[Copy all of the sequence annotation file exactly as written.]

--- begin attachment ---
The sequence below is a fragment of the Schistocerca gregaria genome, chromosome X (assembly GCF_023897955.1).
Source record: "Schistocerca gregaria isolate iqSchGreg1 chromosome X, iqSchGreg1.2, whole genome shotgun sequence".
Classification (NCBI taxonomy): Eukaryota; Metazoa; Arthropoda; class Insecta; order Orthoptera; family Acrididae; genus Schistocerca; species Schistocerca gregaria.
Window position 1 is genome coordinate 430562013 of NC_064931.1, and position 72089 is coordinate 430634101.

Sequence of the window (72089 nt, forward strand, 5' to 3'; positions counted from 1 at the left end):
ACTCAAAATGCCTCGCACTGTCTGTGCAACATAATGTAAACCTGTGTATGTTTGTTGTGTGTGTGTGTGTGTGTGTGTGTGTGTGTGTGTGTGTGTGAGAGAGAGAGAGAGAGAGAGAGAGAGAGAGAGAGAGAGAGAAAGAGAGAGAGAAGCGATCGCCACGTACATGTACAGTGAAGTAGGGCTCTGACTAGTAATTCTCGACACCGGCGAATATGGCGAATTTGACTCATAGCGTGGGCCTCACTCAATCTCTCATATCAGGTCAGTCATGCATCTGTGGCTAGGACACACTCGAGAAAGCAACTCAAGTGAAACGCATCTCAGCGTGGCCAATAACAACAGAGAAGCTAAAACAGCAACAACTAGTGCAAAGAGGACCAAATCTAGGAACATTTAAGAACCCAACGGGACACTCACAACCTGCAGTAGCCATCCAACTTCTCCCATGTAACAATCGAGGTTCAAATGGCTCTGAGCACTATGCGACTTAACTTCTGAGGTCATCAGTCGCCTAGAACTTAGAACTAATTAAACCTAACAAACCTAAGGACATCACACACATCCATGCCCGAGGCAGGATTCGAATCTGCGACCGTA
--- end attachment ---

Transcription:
The sequence below is a fragment of the Schistocerca gregaria genome, chromosome X (assembly GCF_023897955.1).
Source record: "Schistocerca gregaria isolate iqSchGreg1 chromosome X, iqSchGreg1.2, whole genome shotgun sequence".
Classification (NCBI taxonomy): Eukaryota; Metazoa; Arthropoda; class Insecta; order Orthoptera; family Acrididae; genus Schistocerca; species Schistocerca gregaria.
Window position 1 is genome coordinate 430562013 of NC_064931.1, and position 72089 is coordinate 430634101.

Sequence of the window (72089 nt, forward strand, 5' to 3'; positions counted from 1 at the left end):
ACTCAAAATGCCTCGCACTGTCTGTGCAACATAATGTAAACCTGTGTATGTTTGTTGTGTGTGTGTGTGTGTGTGTGTGTGTGTGTGTGTGTGTGTGAGAGAGAGAGAGAGAGAGAGAGAGAGAGAGAGAGAGAGAGAAAGAGAGAGAGAAGCGATCGCCACGTACATGTACAGTGAAGTAGGGCTCTGACTAGTAATTCTCGACACCGGCGAATATGGCGAATTTGACTCATAGCGTGGGCCTCACTCAATCTCTCATATCAGGTCAGTCATGCATCTGTGGCTAGGACACACTCGAGAAAGCAACTCAAGTGAAACGCATCTCAGCGTGGCCAATAACAACAGAGAAGCTAAAACAGCAACAACTAGTGCAAAGAGGACCAAATCTAGGAACATTTAAGAACCCAACGGGACACTCACAACCTGCAGTAGCCATCCAACTTCTCCCATGTAACAATCGAGGTTCAAATGGCTCTGAGCACTATGCGACTTAACTTCTGAGGTCATCAGTCGCCTAGAACTTAGAACTAATTAAACCTAACAAACCTAAGGACATCACACACATCCATGCCCGAGGCAGGATTCGAATCTGCGACCGTA